- At the Museum
- Velázquez’s Fables. Mythology and Sacred History in the Golden Age
- The exhibition’s layout
- Mithology and Reality: "los Borrachos"
Mithology and Reality: "los Borrachos"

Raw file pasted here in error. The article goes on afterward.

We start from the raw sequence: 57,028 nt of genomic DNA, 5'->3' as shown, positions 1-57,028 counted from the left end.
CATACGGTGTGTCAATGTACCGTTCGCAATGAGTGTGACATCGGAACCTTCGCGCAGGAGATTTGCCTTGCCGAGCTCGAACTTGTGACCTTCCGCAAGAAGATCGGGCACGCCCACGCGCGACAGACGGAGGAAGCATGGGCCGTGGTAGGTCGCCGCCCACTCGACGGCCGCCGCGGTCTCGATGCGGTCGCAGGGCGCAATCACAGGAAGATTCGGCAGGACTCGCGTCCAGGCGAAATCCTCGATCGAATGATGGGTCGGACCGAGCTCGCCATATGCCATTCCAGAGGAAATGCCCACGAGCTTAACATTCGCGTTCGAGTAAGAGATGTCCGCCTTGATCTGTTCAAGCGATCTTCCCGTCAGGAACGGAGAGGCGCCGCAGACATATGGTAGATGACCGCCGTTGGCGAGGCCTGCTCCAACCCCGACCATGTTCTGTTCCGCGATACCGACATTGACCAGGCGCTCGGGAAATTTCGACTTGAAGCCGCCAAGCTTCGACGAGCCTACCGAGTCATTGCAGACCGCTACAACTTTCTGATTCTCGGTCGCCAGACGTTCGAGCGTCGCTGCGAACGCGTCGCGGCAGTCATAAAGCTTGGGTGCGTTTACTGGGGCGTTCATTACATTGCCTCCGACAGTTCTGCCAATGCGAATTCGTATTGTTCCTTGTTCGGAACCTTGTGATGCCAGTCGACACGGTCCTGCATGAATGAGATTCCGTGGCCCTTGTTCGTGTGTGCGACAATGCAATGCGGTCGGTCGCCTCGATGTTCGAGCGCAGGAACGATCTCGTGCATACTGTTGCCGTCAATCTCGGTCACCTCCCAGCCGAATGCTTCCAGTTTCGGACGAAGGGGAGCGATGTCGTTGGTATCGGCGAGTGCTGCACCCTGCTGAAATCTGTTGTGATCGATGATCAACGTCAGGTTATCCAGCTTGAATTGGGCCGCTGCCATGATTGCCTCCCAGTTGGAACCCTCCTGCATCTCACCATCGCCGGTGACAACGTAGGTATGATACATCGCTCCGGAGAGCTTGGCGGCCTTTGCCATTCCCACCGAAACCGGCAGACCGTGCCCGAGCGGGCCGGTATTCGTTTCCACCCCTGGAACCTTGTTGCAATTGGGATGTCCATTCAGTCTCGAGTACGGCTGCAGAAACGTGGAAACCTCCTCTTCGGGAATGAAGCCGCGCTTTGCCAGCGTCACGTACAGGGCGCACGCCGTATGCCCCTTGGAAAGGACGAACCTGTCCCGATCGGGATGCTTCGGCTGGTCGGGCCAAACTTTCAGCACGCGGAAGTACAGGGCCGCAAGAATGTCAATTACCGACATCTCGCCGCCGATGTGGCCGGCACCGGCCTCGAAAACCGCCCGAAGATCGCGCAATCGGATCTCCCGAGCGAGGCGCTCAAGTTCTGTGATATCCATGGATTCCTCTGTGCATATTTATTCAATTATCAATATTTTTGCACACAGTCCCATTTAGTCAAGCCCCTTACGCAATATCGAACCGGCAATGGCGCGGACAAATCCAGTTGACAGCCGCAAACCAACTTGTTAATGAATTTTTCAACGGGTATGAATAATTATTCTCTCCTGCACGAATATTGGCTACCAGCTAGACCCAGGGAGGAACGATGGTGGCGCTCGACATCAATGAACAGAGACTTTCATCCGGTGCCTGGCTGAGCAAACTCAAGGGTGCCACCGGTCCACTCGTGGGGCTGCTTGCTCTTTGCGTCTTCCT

After settling at the court in 1623, Velázquez devoted himself chiefly to portraiture, which he alternated with incursions into other genres such as sacred history, mythology and landscape. His first mythological painting was ‘Los Borrachos’, which was painted about 1629 and marks a milestone in his career. While the theme ushered in a genre to which he would subscribe until his death, many of the human figures belong to the world of his Sevillian bodegones or “kitchen scenes”. The work is also stylistically close to his early period, as the powerful realism of the faces, the palate rich in ochres the and extraordinary descriptive detail place it in the context of Caravaggesque naturalism, as does the modelling of Bacchus’ torso. It was the first and last mythological work in which the artist used this type of artistic language.Although the work has sometimes been viewed as an attempt at “demystifying” mythology by employing a burlesque attitude towards the ancient gods, the use of powerfully realistic human figures is justified by the subject-matter of the scene, which shows Bacchus mingling with mortals to bring them the gift of wine. Velázquez’s use of a naturalist language to address themes related to mythology and ancient history brought him close to other artists like Caravaggio and also his contemporary Ribera, who depicted philosophers dressed as beggars.